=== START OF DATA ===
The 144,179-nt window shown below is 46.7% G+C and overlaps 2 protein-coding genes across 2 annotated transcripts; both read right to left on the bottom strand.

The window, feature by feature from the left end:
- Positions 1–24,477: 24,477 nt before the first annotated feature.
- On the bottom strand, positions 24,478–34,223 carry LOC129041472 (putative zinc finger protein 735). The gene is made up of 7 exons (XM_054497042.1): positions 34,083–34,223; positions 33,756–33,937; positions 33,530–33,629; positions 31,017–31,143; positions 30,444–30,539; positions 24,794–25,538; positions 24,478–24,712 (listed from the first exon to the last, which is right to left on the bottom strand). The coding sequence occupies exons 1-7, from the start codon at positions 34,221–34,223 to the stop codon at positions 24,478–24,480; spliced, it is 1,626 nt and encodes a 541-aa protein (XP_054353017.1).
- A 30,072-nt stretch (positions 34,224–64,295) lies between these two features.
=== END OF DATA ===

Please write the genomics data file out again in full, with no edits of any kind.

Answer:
The 144,179-nt window shown below is 46.7% G+C and overlaps 2 protein-coding genes across 2 annotated transcripts; both read right to left on the bottom strand.

The window, feature by feature from the left end:
- Positions 1–24,477: 24,477 nt before the first annotated feature.
- On the bottom strand, positions 24,478–34,223 carry LOC129041472 (putative zinc finger protein 735). The gene is made up of 7 exons (XM_054497042.1): positions 34,083–34,223; positions 33,756–33,937; positions 33,530–33,629; positions 31,017–31,143; positions 30,444–30,539; positions 24,794–25,538; positions 24,478–24,712 (listed from the first exon to the last, which is right to left on the bottom strand). The coding sequence occupies exons 1-7, from the start codon at positions 34,221–34,223 to the stop codon at positions 24,478–24,480; spliced, it is 1,626 nt and encodes a 541-aa protein (XP_054353017.1).
- A 30,072-nt stretch (positions 34,224–64,295) lies between these two features.